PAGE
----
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When small business owners run into trouble with state tax officials, most often the problem stems from being unaware of their financial responsibilities, rather than willful noncompliance.

During a panel discussion at NJBIA’s “Taxing Your Bottom Line” seminar on Thursday, Michael Kovacs, a taxpayer service representative at the state Division of Taxation, said what he hears most often from small business owners who end up hot water is: “I didn’t know I had to do that.”

“They filed a piece of paperwork, they registered as an entity … and they’re uniformed that they have sales tax eligibility and they’re not informed that now has to be filed quarterly ever year,” Kovacs said. “I think it’s a lack of communication about what the responsibilities of a small business are.”

Obligations also vary based on the type of business entity involved, Kovacs said.

“Most of them don’t realize that unless they’re a C corporation, they’re going to be reporting their income basically on a personal tax return,” Kovacs said. “There may be other requirements, such as a partnership may have to submit filing fees with the NJ-1065, but they’re still going to be reporting and taxed on their income on their personal tax return.”

The Division of Taxation has educational resources for small business owners and will answer questions by phone or online chat on its business navigator website. But many taxpayers do not reach out for help after registering a business entity because they mistakenly believe doing so will “get them on our radar or something like that,” Kovacs said.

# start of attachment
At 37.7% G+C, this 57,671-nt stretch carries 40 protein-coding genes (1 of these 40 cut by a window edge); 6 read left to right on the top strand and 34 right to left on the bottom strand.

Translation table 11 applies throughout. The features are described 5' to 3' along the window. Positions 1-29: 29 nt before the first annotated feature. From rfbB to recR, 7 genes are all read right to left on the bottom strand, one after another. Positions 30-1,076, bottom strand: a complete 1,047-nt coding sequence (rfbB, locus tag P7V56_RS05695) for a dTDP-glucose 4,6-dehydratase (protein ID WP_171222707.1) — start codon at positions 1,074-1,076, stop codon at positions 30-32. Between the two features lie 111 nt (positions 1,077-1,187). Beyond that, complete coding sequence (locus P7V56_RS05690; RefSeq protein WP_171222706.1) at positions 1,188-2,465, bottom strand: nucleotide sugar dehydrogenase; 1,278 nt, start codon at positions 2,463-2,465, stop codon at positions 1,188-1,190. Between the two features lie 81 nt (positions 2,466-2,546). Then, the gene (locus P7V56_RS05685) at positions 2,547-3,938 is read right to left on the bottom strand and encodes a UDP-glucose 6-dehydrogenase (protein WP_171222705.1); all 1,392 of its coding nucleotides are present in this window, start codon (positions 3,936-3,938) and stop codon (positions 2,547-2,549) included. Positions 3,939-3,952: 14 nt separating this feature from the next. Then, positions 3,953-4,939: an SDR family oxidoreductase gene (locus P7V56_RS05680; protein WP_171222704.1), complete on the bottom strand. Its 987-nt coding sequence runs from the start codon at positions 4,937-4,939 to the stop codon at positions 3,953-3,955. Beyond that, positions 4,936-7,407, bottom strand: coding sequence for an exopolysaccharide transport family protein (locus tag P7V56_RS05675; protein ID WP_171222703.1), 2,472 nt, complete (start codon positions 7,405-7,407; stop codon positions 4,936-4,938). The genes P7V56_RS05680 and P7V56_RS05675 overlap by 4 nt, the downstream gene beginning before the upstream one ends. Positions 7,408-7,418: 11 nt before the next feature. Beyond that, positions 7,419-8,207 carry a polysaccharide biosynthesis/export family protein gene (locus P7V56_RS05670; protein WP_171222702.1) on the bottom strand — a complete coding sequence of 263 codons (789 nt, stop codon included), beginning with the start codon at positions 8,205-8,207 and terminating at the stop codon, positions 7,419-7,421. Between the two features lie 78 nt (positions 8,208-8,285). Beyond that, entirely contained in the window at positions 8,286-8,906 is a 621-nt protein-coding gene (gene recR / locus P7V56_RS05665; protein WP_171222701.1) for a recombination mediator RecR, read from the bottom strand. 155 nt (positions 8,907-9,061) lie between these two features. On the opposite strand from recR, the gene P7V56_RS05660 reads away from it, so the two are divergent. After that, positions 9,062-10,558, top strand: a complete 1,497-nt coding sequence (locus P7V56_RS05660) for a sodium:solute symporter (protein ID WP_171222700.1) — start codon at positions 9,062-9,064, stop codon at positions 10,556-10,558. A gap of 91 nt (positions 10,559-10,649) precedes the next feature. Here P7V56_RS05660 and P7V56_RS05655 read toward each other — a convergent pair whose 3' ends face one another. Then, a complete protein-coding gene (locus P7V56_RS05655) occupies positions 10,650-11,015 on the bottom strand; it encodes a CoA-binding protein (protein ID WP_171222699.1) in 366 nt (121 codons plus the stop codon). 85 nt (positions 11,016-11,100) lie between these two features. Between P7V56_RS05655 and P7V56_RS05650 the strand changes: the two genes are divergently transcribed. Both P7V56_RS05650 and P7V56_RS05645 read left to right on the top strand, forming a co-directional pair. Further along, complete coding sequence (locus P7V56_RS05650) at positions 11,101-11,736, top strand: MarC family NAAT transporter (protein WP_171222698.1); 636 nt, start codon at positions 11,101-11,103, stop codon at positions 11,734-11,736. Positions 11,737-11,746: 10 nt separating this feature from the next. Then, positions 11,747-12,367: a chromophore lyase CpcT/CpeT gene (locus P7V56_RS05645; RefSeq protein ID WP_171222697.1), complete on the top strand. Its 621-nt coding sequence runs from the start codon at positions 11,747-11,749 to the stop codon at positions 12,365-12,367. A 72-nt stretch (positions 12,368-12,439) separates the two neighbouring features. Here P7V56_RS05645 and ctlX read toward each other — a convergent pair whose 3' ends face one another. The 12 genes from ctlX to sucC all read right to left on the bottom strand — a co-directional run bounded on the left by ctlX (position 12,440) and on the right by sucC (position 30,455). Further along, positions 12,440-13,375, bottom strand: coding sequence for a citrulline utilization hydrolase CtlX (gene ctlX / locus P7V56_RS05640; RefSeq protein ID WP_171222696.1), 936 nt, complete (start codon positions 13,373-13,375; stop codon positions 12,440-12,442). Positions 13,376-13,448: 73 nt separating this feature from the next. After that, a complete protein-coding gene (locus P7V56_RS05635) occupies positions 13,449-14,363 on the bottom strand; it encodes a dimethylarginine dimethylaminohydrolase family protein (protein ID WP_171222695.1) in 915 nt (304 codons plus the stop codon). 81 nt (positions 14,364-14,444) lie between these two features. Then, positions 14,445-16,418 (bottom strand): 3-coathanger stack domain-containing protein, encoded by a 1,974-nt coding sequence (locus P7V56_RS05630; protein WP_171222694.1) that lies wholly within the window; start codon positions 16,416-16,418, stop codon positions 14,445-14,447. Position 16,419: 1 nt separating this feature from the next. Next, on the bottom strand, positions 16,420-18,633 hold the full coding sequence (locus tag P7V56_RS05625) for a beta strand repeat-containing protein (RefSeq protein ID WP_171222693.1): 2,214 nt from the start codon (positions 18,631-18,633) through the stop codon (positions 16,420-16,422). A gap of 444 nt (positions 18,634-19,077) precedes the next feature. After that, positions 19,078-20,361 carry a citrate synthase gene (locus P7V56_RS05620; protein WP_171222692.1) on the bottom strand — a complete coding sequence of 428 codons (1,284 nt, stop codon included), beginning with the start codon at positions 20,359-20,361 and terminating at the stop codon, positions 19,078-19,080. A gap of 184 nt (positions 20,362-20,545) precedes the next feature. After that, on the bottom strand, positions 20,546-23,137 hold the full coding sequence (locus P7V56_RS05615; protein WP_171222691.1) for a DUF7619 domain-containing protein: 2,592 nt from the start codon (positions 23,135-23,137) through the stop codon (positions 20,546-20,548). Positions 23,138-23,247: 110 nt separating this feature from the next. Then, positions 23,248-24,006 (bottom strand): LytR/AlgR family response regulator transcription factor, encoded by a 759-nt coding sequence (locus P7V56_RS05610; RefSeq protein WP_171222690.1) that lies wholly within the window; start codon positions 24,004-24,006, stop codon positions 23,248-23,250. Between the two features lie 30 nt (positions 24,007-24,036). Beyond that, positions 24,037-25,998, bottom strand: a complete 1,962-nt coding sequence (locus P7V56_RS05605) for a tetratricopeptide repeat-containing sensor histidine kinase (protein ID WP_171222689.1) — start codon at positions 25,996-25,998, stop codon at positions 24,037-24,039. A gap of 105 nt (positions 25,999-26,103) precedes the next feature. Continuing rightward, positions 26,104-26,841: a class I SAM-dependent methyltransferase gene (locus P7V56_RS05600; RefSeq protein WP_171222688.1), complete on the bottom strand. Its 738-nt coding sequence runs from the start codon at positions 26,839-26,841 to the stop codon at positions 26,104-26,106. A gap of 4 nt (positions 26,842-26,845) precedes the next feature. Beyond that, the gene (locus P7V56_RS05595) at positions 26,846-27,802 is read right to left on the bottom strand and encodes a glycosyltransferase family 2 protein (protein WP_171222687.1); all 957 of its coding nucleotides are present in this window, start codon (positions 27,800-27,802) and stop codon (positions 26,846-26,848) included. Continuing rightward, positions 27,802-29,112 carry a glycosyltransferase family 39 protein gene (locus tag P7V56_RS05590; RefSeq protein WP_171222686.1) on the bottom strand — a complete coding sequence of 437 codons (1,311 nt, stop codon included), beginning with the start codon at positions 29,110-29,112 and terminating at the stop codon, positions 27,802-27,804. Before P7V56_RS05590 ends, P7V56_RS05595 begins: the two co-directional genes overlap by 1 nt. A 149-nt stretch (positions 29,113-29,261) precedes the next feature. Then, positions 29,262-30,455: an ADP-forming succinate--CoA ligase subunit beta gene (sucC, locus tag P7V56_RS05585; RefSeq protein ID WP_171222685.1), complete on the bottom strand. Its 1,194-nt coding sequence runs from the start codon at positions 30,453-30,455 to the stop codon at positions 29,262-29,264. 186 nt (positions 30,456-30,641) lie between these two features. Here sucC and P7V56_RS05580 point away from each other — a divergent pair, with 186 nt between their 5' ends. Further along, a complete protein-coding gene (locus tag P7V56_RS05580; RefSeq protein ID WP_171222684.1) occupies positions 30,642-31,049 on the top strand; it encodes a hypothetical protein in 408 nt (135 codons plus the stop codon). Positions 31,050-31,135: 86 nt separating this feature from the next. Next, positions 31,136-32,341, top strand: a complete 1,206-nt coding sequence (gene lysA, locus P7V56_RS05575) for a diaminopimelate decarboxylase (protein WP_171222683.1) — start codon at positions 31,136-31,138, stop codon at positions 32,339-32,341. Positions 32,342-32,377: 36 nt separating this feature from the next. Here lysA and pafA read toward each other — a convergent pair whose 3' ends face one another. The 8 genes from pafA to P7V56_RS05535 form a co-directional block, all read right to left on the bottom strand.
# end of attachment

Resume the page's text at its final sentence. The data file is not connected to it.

Mary Baker, CEO of Baker Tax & Accounting Services, in Linden, said the problem she most often sees with small business owners is not understanding their financial responsibilities regarding the sales tax.

“The sales tax is not your money,” Baker told the audience at NJBIA event at the Pines Manor in Edison. “I encounter a lot of small business owners and one of their issues is that they will collect the sales tax and use that to pay expenses for their businesses.

“Sales tax belongs to the state and when you collect sales tax you should be depositing that money into a separate account and be paying it on a monthly or quarterly basis, depending on your business income,” Baker said. “I cannot stress how important that is.

“If you ever do have a problem paying your sales tax, please reach out to the state … they have agents that will work with you, but if you ignore them then you will have bigger problems,” she said.

Another problem business owners have, especially small restaurants, is that they fail to collect sales tax from their customers in the first place, Baker said. Be aware that a business owner is still responsible for paying the sales tax to the state, even if it was never collected from the customer, she said.

Attorney Richard Botwright, co-chair of the State and Local Tax Group at Stevens & Lee, pointed out that entrepreneurs thinking about buying an existing business need to talk to a lawyer to make sure they are not buying the previous owner’s tax liabilities.

“If you go in and buy a company, and there’s some existing liabilities there, guess what? You’re on the hook for it,” Botwright said.

Keeping precise records is also important, whether you are buying a business or starting one of your own, Botwright said. “You have a requirement, as Mary said, to not only collect and pay taxes, but to keep records. You need to get a system in place and keep records so that you can validate what you owe and what you have paid.

“One thing that not a lot of people do not realize is that there are over 10,000 local jurisdictions in this country,” Botwright said. “If you are selling products throughout the country, you might have a (sales tax) liability in another state or locality. It is not something that’s on a small business’s radar until they start getting bigger … and they are in that growth stage and then realize they have a problem.”

Experienced accountants and tax attorneys can help the business owner rectify their delinquent tax problem with the state and calculate the correct taxes owed.

“You don’t want to overpay the tax, but calculate the correct tax,” Botwright said.